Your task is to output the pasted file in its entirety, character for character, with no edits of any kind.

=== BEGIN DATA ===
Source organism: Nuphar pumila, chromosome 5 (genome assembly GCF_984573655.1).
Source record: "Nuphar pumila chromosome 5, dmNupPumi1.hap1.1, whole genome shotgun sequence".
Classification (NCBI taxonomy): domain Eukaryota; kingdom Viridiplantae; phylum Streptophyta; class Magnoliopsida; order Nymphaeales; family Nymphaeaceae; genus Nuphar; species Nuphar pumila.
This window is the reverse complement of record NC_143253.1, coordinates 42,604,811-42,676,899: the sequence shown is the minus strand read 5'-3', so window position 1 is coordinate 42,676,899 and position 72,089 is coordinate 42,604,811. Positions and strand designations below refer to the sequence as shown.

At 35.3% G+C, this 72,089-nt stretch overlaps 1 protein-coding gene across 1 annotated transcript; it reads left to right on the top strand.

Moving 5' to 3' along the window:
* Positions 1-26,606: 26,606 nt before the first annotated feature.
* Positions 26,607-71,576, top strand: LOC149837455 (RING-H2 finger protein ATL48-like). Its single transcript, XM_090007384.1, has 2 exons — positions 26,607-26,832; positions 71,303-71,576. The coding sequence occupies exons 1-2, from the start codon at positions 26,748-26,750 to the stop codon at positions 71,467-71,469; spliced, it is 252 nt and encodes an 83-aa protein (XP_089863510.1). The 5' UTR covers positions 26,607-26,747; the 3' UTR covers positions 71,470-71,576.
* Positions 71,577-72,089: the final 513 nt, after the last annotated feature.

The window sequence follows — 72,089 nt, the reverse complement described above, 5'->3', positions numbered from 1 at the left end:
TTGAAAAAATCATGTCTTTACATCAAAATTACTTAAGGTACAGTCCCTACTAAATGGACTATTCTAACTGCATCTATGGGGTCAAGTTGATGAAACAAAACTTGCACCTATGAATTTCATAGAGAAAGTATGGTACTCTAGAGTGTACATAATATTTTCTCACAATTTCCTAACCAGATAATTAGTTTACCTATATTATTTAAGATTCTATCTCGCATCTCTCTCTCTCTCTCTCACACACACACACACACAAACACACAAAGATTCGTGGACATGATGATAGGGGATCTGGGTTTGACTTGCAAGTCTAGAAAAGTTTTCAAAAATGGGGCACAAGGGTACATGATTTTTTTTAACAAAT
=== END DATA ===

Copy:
Source organism: Nuphar pumila, chromosome 5 (genome assembly GCF_984573655.1).
Source record: "Nuphar pumila chromosome 5, dmNupPumi1.hap1.1, whole genome shotgun sequence".
Classification (NCBI taxonomy): domain Eukaryota; kingdom Viridiplantae; phylum Streptophyta; class Magnoliopsida; order Nymphaeales; family Nymphaeaceae; genus Nuphar; species Nuphar pumila.
This window is the reverse complement of record NC_143253.1, coordinates 42,604,811-42,676,899: the sequence shown is the minus strand read 5'-3', so window position 1 is coordinate 42,676,899 and position 72,089 is coordinate 42,604,811. Positions and strand designations below refer to the sequence as shown.

At 35.3% G+C, this 72,089-nt stretch overlaps 1 protein-coding gene across 1 annotated transcript; it reads left to right on the top strand.

Moving 5' to 3' along the window:
* Positions 1-26,606: 26,606 nt before the first annotated feature.
* Positions 26,607-71,576, top strand: LOC149837455 (RING-H2 finger protein ATL48-like). Its single transcript, XM_090007384.1, has 2 exons — positions 26,607-26,832; positions 71,303-71,576. The coding sequence occupies exons 1-2, from the start codon at positions 26,748-26,750 to the stop codon at positions 71,467-71,469; spliced, it is 252 nt and encodes an 83-aa protein (XP_089863510.1). The 5' UTR covers positions 26,607-26,747; the 3' UTR covers positions 71,470-71,576.
* Positions 71,577-72,089: the final 513 nt, after the last annotated feature.

The window sequence follows — 72,089 nt, the reverse complement described above, 5'->3', positions numbered from 1 at the left end:
TTGAAAAAATCATGTCTTTACATCAAAATTACTTAAGGTACAGTCCCTACTAAATGGACTATTCTAACTGCATCTATGGGGTCAAGTTGATGAAACAAAACTTGCACCTATGAATTTCATAGAGAAAGTATGGTACTCTAGAGTGTACATAATATTTTCTCACAATTTCCTAACCAGATAATTAGTTTACCTATATTATTTAAGATTCTATCTCGCATCTCTCTCTCTCTCTCTCACACACACACACACACAAACACACAAAGATTCGTGGACATGATGATAGGGGATCTGGGTTTGACTTGCAAGTCTAGAAAAGTTTTCAAAAATGGGGCACAAGGGTACATGATTTTTTTTAACAAAT